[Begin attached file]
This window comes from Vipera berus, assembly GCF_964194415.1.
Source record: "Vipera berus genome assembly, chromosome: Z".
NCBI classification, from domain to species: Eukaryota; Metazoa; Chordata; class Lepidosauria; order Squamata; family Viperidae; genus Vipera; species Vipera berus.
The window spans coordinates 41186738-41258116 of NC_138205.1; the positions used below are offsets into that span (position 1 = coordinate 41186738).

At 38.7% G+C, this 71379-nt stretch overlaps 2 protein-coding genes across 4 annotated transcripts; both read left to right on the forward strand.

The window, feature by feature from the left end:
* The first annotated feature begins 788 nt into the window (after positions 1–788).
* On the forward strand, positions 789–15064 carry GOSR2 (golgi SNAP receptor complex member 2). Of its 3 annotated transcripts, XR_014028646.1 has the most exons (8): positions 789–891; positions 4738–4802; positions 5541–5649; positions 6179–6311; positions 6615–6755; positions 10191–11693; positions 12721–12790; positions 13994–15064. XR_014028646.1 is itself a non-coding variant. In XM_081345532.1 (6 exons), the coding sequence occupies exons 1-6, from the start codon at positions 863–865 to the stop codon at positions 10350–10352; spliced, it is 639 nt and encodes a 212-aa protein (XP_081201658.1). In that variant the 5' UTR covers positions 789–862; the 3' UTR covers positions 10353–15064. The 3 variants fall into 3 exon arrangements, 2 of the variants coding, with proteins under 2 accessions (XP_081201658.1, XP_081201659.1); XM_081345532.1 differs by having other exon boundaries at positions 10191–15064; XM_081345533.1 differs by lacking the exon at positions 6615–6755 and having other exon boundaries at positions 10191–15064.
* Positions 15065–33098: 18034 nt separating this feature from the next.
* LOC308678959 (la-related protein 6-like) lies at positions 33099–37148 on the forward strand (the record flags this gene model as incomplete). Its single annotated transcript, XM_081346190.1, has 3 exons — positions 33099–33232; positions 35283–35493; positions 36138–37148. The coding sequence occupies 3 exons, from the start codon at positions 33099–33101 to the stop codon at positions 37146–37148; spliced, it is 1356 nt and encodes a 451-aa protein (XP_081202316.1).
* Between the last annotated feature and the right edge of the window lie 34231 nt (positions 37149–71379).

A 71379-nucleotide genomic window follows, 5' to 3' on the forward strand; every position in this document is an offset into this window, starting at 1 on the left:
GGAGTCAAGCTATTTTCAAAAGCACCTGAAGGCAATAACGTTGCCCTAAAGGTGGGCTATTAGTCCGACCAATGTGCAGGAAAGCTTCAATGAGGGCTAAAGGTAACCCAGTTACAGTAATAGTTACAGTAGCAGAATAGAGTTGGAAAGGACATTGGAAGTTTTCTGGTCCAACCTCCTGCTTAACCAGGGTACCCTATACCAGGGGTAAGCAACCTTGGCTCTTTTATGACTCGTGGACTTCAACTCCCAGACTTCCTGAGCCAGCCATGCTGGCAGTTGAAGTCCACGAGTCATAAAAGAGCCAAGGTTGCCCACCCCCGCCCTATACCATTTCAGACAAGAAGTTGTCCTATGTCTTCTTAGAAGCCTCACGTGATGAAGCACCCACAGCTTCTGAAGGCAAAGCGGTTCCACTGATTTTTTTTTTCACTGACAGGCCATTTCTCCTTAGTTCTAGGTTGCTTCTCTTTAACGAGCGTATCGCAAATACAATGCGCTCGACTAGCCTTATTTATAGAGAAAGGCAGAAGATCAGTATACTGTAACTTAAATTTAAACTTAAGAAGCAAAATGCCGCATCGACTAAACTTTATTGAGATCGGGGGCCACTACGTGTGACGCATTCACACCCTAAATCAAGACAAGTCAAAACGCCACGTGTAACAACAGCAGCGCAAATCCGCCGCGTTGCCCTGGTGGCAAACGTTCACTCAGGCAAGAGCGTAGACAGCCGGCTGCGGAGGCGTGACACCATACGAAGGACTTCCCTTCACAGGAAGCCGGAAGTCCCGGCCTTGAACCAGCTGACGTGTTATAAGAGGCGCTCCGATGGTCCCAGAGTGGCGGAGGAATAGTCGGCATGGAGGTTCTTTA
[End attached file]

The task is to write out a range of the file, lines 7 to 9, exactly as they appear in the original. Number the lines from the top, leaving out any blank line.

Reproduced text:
* The first annotated feature begins 788 nt into the window (after positions 1–788).
* On the forward strand, positions 789–15064 carry GOSR2 (golgi SNAP receptor complex member 2). Of its 3 annotated transcripts, XR_014028646.1 has the most exons (8): positions 789–891; positions 4738–4802; positions 5541–5649; positions 6179–6311; positions 6615–6755; positions 10191–11693; positions 12721–12790; positions 13994–15064. XR_014028646.1 is itself a non-coding variant. In XM_081345532.1 (6 exons), the coding sequence occupies exons 1-6, from the start codon at positions 863–865 to the stop codon at positions 10350–10352; spliced, it is 639 nt and encodes a 212-aa protein (XP_081201658.1). In that variant the 5' UTR covers positions 789–862; the 3' UTR covers positions 10353–15064. The 3 variants fall into 3 exon arrangements, 2 of the variants coding, with proteins under 2 accessions (XP_081201658.1, XP_081201659.1); XM_081345532.1 differs by having other exon boundaries at positions 10191–15064; XM_081345533.1 differs by lacking the exon at positions 6615–6755 and having other exon boundaries at positions 10191–15064.
* Positions 15065–33098: 18034 nt separating this feature from the next.